Conceived in the immediate aftermath of the humiliations and killings of prisoners in Afghanistan and Iraq, of the suicides and hunger strikes at Guantanamo Bay and of the disappearances of detainees through extraordinary rendition, this book explores the connections between these shameful events and the inhumanity and degradation of domestic prisons within the 'allied' states, including the USA, Canada, Australia, the UK and Ireland. The central theme is that the revelations of extreme brutality perpetrated by allied soldiers represent the inevitable end-product of domestic incarceration predicated on the use of extreme violence including lethal force. Exposing as fiction the claim to the political moral high ground made by western liberal democracies is critical because such claims animate and legitimate global actions such as the 'war on terror' and the indefinite detention of tens of thousands of people by the United States which accompanies it. The myth of moral virtue works to hide, silence, minimize and deny the brutal continuing history of violence and incarceration both within western countries and undertaken on behalf of western states beyond their national borders.
Author: Phil Scraton,Jude McCulloch
Category: Social Science
Drawing on a range of research and media sources to provide an international perspective on the topic of prison violence, this book focuses on the impact of such violence on the individual both while he or she is incarcerated and upon his or her release from prison, as well as on society as a whole. With a special emphasis on comparisons of violence among incarcerated populations in the United States, Canada and the United Kingdom, Prison Violence: Causes, Consequences and Solutions explores the various systems that exist to combat the problem, whilst also considering public perceptions of offenders and punishment, as influenced by media and coverage of high-profile cases. Providing a comprehensive analysis of prison violence on national and international levels, this book examines the extent of the problem, theoretical understandings of the issue and concrete solutions designed to prevent and handle such violence. As such, it will be of interest to policy makers as well as scholars of sociology, criminology and penology.
Causes, Consequences and Solutions
Author: Dr Kristine Levan
Publisher: Ashgate Publishing, Ltd.
Category: Social Science
The nature and extent of prison violence / James M. Byrne, Don Hummer -- Does what happens in prison stay in prison? : examining the reciprocal relationship between community and prison culture / Jacob I. Stowell, James M. Byrne -- Examining the impact of institutional culture (and culture change) on prison violence and disorder : an evidence-based review / James Byrne, Don Hummer, Faye Taxman -- Legitimacy and imprisonment revisited : some notes on the problem of order ten years after / Richard Sparks -- Why prison culture matters / Alison Liebling -- Performance, domesticity, and disorder : the communicative quality of prison violence / Elaine Crawley, Peter Crawley -- The impact of prison culture on the treatment and control of mentally ill offenders / Arthur J. Lurigio, Jessica Snowden -- A culture of violence in England's prison system : an assessment of causes and solutions / Kimmitt Edgar, Prison Reform Trust -- Prison violence, prison culture, and offender change : new directions for theory, research, and policy / James M. Byrne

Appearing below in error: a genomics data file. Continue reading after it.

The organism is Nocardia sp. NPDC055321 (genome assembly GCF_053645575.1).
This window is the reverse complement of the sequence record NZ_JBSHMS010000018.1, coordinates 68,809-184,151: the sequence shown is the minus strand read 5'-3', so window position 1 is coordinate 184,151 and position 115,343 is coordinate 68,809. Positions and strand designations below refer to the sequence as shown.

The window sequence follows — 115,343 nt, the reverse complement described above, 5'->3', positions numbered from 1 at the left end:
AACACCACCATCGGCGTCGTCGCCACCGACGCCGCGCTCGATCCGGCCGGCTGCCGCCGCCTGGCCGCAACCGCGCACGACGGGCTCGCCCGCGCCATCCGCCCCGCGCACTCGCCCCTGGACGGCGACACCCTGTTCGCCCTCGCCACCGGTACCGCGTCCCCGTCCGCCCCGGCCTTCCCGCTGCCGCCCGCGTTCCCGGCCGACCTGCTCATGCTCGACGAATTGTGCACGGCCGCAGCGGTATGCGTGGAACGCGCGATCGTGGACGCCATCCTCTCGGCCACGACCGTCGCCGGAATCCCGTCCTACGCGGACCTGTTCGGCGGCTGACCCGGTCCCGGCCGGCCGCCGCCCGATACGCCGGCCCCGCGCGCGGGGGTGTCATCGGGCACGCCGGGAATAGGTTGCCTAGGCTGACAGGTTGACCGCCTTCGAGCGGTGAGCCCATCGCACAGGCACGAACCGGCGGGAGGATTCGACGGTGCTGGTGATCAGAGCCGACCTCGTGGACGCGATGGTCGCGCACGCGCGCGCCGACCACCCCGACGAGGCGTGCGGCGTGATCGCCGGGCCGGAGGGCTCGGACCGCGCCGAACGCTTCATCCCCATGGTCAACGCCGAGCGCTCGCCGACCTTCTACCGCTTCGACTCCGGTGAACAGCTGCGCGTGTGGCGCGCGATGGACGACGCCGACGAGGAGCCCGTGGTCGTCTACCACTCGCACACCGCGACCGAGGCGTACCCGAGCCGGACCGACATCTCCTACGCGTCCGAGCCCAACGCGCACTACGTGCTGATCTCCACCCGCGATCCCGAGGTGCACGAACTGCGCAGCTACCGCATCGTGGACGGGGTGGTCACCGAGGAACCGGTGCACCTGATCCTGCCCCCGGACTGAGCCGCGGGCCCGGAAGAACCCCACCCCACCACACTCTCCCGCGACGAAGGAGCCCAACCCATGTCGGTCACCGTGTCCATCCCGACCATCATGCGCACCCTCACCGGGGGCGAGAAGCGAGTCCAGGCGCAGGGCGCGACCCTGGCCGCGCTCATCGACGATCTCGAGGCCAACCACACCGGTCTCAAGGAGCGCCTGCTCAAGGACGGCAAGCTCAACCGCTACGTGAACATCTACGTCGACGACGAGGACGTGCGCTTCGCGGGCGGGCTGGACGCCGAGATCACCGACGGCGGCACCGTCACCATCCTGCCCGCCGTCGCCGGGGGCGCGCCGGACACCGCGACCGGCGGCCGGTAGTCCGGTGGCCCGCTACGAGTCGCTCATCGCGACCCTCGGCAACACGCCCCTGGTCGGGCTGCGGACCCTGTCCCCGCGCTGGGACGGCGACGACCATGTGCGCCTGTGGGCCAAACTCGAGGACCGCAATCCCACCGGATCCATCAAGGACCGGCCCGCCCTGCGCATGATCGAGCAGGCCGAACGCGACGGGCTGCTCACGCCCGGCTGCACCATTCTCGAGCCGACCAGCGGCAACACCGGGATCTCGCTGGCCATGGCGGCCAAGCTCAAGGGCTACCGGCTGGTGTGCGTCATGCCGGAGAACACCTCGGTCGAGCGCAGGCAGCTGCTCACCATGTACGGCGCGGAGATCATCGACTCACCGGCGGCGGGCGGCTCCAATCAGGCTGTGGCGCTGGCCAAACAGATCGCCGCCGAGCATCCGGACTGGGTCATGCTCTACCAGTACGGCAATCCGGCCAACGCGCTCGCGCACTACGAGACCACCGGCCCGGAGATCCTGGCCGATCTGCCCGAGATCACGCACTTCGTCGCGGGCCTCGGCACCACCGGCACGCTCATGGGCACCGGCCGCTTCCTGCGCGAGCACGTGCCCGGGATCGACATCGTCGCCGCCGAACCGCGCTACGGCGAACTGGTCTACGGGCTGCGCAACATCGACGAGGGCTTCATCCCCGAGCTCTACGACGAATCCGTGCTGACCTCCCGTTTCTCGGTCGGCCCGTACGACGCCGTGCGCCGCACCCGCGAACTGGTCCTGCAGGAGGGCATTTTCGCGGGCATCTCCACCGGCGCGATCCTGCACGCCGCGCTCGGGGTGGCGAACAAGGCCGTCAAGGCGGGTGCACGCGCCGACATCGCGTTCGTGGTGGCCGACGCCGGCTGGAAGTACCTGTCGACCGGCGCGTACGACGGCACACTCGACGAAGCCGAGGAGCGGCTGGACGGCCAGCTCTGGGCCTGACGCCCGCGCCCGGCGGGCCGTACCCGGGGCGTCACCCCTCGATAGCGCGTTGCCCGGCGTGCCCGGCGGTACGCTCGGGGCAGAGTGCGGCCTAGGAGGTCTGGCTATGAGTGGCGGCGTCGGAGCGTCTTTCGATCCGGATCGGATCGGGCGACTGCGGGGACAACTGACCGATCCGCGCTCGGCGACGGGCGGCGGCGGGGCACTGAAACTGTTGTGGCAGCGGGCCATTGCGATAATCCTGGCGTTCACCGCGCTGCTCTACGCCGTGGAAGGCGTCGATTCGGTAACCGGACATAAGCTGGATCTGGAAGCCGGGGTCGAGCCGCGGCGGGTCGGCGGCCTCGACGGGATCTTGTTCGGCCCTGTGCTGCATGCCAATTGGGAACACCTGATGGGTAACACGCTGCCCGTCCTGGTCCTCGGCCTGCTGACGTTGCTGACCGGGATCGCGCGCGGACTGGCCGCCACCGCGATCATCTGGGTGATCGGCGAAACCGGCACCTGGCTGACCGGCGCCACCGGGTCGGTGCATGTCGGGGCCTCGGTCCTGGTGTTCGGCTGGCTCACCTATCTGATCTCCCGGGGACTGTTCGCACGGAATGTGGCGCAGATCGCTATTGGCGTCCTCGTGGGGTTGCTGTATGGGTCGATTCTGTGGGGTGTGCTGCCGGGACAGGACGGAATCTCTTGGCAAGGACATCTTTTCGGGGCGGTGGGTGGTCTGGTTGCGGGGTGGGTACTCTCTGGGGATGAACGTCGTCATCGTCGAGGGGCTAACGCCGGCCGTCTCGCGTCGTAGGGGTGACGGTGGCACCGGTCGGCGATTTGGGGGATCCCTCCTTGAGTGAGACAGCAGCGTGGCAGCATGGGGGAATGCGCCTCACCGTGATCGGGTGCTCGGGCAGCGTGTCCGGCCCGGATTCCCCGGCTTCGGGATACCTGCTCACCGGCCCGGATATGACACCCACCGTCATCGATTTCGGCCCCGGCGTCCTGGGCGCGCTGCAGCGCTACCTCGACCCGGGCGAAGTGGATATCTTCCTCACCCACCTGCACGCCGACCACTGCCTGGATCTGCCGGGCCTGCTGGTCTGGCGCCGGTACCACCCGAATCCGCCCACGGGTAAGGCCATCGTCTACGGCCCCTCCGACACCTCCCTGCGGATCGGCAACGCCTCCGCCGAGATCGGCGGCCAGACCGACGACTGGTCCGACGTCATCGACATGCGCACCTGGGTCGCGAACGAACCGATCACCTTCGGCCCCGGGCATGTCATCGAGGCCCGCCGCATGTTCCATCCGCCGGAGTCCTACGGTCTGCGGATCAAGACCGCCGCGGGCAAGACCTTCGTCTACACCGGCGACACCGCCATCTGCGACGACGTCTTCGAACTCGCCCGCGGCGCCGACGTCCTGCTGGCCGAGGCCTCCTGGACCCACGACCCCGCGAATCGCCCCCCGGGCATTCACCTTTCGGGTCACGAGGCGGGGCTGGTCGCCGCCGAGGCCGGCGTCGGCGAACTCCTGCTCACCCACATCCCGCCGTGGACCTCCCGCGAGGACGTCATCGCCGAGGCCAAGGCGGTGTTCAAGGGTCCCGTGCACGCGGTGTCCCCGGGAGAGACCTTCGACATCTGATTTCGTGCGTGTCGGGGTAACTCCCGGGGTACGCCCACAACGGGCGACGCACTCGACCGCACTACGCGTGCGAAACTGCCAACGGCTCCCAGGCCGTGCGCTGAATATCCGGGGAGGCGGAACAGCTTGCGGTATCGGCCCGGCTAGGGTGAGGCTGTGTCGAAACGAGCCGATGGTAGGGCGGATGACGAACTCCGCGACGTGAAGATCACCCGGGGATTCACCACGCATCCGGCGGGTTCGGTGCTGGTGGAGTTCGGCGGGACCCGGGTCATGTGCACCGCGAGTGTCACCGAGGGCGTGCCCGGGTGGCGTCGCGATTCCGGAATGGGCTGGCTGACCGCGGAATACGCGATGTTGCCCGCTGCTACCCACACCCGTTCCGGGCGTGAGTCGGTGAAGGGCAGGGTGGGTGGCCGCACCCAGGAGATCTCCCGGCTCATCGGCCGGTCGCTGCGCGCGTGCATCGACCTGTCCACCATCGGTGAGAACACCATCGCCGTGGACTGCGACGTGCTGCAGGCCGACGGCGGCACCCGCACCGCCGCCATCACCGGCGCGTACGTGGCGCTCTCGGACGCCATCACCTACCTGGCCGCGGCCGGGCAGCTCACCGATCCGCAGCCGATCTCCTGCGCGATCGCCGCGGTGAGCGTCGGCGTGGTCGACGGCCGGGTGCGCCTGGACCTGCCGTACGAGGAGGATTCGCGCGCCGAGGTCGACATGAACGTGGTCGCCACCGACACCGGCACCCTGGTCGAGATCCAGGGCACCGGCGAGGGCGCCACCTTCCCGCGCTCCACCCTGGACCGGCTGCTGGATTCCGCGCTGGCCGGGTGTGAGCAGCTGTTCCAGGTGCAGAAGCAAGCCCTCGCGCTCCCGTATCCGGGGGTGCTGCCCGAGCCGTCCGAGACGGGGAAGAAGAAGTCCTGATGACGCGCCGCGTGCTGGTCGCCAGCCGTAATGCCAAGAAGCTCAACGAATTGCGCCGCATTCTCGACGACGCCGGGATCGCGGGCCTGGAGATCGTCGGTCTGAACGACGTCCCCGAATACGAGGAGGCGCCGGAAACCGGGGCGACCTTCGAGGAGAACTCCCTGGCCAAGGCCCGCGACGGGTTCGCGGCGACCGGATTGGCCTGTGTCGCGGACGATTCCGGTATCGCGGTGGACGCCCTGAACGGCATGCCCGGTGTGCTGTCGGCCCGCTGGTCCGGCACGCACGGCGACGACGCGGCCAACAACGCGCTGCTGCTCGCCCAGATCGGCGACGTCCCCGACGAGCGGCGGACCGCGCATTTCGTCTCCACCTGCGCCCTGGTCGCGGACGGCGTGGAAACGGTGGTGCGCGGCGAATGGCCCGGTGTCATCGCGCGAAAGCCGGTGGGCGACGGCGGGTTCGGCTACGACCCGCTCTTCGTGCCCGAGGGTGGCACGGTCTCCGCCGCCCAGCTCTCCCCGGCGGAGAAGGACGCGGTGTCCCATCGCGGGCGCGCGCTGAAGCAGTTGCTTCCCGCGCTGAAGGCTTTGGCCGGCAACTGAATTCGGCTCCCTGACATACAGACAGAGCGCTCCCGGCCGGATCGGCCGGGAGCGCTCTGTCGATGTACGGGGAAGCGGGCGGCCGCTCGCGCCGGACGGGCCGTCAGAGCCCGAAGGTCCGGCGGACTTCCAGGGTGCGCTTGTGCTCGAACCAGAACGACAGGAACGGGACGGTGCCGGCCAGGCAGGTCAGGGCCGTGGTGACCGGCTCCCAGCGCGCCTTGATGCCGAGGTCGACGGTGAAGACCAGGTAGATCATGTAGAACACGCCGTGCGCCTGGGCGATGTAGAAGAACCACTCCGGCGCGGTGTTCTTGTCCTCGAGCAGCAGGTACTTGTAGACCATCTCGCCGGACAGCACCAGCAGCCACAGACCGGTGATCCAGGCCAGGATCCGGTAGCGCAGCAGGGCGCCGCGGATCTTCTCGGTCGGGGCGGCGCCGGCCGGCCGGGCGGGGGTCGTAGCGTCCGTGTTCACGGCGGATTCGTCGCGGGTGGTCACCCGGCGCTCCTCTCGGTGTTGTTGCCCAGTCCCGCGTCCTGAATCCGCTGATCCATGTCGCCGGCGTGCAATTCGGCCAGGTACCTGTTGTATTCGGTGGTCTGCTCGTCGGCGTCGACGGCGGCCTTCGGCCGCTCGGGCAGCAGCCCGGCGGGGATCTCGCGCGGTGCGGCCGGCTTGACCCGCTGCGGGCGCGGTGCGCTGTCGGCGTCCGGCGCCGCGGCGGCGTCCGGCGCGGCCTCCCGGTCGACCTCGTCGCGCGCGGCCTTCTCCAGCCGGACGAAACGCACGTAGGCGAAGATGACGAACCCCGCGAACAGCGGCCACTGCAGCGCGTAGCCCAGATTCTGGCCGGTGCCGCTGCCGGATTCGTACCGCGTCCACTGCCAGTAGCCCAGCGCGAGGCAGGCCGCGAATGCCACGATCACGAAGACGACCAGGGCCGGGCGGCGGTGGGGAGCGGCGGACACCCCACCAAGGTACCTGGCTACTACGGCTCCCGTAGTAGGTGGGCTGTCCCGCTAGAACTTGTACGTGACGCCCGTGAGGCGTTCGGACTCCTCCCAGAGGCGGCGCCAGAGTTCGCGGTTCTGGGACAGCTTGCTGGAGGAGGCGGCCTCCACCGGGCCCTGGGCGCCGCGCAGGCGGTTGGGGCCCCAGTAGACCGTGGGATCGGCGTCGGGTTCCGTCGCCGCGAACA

Author: James Michael Byrne,Faye S. Taxman,Donald Charles Hummer
Publisher: Allyn & Bacon
This unique book provides a rare insight into the debilitating impact of regimes that fail to respond to the complex and gender specific needs of women behind bars. Exploring the marginalization, mental health and experiences of women in prison, it specifically focuses on the legacy of women's imprisonment in Northern Ireland.
Punishing Bodies, Breaking Spirits
Author: L. Moore,P. Scraton
Category: Social Science
The growing body of work on imprisonment, desistance and rehabilitation has mainly focused on policies and treatment programmes and how they are delivered. Experiencing Imprisonment reflects recent developments in research that focus on the active role of the offender in the process of justice. Bringing together experts from around the world and presenting a range of comparative critical research relating to key themes of the pains of imprisonment, stigma, power and vulnerability, this book explores the various ways in which offenders relate to the justice systems and how these relationships impact the nature and effectiveness of their efforts to reduce offending. Experiencing Imprisonment showcases cutting-edge international and comparative critical research on how imprisonment is experienced by those people living and working within imprisonment institutions in North America and Northern, Central and Eastern Europe, as well as Scandinavia. The research explores the subjective experience of imprisonment from the perspective of a variety of staff and prisoner groups, including juveniles, adult female and male prisoners, older prisoners, sex offenders, wrongfully convicted offenders and newly released prisoners. Offering a unique view of what it is like to be a prisoner or a prison officer, the chapters in this book argue for a prioritisation of understanding the subjective experiences of imprisonment as essential to developing effective and humane systems of punishment. This is essential reading for academics and students involved in the study of criminology, penology and the sociology of imprisonment. It will also be of interest to Criminal Justice practitioners and policymakers around the globe.
Research on the experience of living and working in carceral institutions